A Guide to Free Campsites and the Ultimate Road Trip Experience
Public land in America
Public lands are one of the greatest legacies that our country possesses.
Well, for me, that speaks of the best part of the United States: the land itself. We are exceptionally fortunate that despite the pressures of industry, resource extraction and other private interests, our federal government has kept about 28% of its 2.27 billion acres of land in the public trust. That includes a whole lot of mountain majesties and spacious skies. Another 12% is owned and managed by states, counties and municipalities.
All this land has to be managed, and so we elect representatives who pass laws determining how these public spaces can be used. Various agencies are in charge of implementing these laws, and they have to balance the needs of loggers, miners, ranchers, recreational users and the environment.
Americans are lucky to live in a country where, at a certain point in its expansion, the government decided to stop giving away lands to private individuals, leaving a significant portion in the public trust to be managed by federal agencies. Not all agencies have the same mission, so it helps to look at the managers of federal lands individually; that way you can know what to expect when you’re trying to scrounge up a campsite in their territory.
In the Department of Agriculture you will find the Forest Service, because… trees are like agricultural crops, right? Forest Service employees manage National Forests and National Grasslands, which makes them great allies for car campers to have.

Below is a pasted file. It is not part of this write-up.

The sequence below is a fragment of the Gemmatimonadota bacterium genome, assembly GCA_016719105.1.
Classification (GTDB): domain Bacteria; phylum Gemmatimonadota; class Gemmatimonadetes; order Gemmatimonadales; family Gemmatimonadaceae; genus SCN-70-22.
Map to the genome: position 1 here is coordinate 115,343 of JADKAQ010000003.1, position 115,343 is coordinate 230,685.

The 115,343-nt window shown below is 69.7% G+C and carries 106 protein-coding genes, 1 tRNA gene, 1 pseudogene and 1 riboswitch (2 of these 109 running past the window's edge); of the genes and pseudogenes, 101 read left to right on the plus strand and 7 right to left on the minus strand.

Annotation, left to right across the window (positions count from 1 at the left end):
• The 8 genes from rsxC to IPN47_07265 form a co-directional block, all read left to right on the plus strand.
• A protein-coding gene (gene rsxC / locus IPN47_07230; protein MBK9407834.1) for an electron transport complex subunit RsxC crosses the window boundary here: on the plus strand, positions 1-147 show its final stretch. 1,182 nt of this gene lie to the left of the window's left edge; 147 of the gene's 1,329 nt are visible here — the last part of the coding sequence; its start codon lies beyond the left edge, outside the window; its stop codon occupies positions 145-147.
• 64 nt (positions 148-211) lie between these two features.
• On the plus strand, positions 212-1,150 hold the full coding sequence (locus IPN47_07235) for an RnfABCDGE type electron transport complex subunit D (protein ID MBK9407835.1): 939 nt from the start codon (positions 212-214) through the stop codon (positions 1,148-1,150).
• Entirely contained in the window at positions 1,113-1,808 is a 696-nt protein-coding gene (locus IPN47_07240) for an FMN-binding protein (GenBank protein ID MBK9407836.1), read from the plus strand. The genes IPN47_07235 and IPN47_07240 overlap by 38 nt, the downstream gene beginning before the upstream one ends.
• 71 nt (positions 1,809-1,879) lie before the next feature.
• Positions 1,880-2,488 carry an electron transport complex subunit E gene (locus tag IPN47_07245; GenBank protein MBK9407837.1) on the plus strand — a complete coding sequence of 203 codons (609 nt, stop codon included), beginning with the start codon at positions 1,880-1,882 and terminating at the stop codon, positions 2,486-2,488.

In the Department of the Interior are multiple land managers, like the National Park Service (NPS), who oversee the National Parks as well as National Seashores, National Lakeshores, some National Preserves, most National Monuments and numerous historic parks, sites, trails and battlefields. The Fish and Wildlife Service (FWS) manages the National Wildlife Refuge system. The Bureau of Reclamation oversees recreation areas around several of the dams and reservoirs that they manage. And the Bureau of Land Management (BLM) administers the remainder of the mostly unforested land, along with a few National Monuments.
The Department of Defense has large landholdings, including several campgrounds and recreation areas, but you are unlikely to gain permission to visit them unless you are active or retired military personnel.
Most of my most epic campsites have been found here. There are 155 National Forests, many of which were designated by President Teddy Roosevelt in a sneaky political maneuver that saved much of the landscapes of the Rockies, Cascades and Sierra Nevada mountain ranges from unbridled deforestation. The few National Forests east of the Mississippi were mostly cobbled together from failed farms that had been purchased by the federal government and replanted.
Unless otherwise posted, all National Forest and National Grassland areas are open to campsite seekers. Here’s where you’ll find great potential for renegade camping – also known by the less flashy term “dispersed camping”. This simply means camping outside of established campgrounds. You may occasionally see “Camp Only In Designated Campsites” signs near National Parks and areas with potential for overuse, however. Popular forests have to be more carefully managed.
In National Forests, you can car-camp for 14 days in the same site. That’s some pretty inexpensive lounging. Campgrounds will set you back $ 10-$ 20 a night, but there are a few free ones out there, if you know where to look. More on that later.
The National Park Service manages, as of 2015, 409 separate units, but we normally think of the big parks, like Yellowstone, the Grand Canyon and Yosemite. Should you see these places? Well, of course! It’s practically your responsibility as an American! But it’s hard to visit National Parks on the cheap.